China’s aviation safety agency on Thursday cleared the way for Boeing’s 737 Max aircraft to return to commercial service, more than three years after the first of two crashes that killed a combined total of 346 people, and almost a year after the plane returned to the skies in the United States. The airworthiness directive issued by the Civil Aviation Administration of China lists several changes airlines will need to make to the plane, including software upgrades, additional pilot training and revisions to operational manuals.
“After conducting sufficient assessment, CAAC considers the corrective actions are adequate to address this unsafe condition,” the agency said in the directive.
The decision is the first step to lifting a grounding order that bans the 737 Max from flying in Chinese air space. Following the second Max crash, in Ethiopia in March 2019, China was the first country to ground the plane.
More than 80 countries followed with grounding orders of their own, but most, the United States included, had lifted them by June after Boeing made changes to the flight control system blamed for both crashes. China, a huge aviation market and a large Boeing customer, is one of the last countries to rescind its order. Indonesia, where the first crash occurred, and Russia are two holdouts remaining.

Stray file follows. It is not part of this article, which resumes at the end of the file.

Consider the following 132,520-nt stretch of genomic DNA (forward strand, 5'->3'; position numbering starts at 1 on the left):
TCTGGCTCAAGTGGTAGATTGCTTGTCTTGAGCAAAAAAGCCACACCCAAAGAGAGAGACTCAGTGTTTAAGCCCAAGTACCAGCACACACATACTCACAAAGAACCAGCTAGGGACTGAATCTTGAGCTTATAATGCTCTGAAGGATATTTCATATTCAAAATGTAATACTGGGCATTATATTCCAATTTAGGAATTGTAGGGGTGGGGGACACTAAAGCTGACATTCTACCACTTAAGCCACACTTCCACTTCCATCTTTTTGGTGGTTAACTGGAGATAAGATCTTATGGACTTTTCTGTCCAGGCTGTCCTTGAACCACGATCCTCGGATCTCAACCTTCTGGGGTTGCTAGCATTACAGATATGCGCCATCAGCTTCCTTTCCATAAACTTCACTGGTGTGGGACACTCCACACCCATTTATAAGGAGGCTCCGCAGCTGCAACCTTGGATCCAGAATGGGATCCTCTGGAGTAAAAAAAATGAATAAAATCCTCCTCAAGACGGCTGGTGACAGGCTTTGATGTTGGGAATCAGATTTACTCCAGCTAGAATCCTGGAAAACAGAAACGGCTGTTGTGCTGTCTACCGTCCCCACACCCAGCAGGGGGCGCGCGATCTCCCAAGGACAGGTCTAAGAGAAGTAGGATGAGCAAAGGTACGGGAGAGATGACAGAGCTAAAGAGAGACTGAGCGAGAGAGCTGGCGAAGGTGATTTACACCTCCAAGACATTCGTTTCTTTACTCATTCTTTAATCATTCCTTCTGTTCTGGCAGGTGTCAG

Though the CAAC didn’t set a date for passenger flights to resume, they could begin by the end of the month. Once the grounding order is lifted, non-Chinese airlines will be able to fly the Max into the country’s air space.
Boeing, which could resume new Max deliveries to China next year, praised the agency’s move. “The CAAC’s decision is an important milestone toward safely returning the 737 MAX to service in China,” the company said in a statement.
Several Chinese airlines operate the Max, including Air China, China Eastern China Southern, Hainan Airlines and Donghai Airlines. The country also is developing a 737 Max competitor in the Comac C919, but that airplane has yet to enter service.